The Future of Protestantism

Leithart: “Don’t follow Jesus unless you are willing to have your world upended, again and again. It is only in this faith that we can embrace the death that God demands of us. I dearly hope that Protestant tribalism dies; I will do all in my power to kill it, not least in myself. I long to see churches that neglect the Eucharist blasted from the earth. I hope to see fragmented Protestantism, anti-liturgical and anti-sacramental Protestantism, thinkly biblical Protestantism, anti-doctrinal and anti-intellectual Protestantism, anti-traditional Protestantism, rationalist and nationalist Protestantism slip into the grave – and I will not hesitate to turn that grave into a dance floor. Insofar as these are the things that make Protestants Protestant, I am hoping for the death of Protestantism.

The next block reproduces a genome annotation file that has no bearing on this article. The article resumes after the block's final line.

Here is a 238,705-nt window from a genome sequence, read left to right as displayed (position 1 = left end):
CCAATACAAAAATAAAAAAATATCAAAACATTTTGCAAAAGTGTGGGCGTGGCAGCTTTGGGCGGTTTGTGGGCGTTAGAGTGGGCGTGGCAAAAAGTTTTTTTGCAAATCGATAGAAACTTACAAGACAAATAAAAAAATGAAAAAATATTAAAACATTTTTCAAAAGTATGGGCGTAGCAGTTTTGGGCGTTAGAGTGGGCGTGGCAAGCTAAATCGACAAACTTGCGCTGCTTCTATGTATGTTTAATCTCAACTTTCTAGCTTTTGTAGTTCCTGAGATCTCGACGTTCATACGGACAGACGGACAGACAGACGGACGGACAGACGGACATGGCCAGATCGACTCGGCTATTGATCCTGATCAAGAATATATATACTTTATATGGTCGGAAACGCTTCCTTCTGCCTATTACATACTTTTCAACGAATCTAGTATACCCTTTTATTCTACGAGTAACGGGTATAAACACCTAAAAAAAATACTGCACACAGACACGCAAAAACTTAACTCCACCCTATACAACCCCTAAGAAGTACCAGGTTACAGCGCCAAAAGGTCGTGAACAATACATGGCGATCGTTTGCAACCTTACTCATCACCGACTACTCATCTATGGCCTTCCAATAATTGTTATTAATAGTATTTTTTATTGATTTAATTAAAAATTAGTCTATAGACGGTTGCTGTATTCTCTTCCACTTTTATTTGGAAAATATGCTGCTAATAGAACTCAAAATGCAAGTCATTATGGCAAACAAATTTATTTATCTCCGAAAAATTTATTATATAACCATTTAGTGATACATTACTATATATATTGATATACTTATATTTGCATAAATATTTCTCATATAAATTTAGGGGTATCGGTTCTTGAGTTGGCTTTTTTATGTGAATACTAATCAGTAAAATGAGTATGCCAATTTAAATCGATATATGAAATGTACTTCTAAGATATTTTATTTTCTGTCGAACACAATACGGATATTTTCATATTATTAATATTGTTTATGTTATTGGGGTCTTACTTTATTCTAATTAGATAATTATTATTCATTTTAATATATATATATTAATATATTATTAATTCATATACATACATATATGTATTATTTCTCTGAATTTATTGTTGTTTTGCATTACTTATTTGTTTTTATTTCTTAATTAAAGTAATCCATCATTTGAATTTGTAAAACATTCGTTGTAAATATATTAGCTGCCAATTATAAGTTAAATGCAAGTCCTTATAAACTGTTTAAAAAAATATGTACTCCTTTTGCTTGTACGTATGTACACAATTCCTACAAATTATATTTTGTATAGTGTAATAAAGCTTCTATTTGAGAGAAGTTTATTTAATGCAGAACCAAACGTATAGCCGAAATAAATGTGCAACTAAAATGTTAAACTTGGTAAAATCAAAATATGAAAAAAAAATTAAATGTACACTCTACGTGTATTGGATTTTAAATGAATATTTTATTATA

But death is never the last word for the Church of the living God, the God who is faithful to death, and then yet again faithful. Christianity and future are synonomous. If Protestant churches must die, they die in faith that they will be raised anew, more radiant with glory than ever. For the Creator who said in the fifth and ninth and sixteenth centuries “It is good” will not finish his work until we come to the final Sabbath, where everything will, once and for all, be very, very good.”

 

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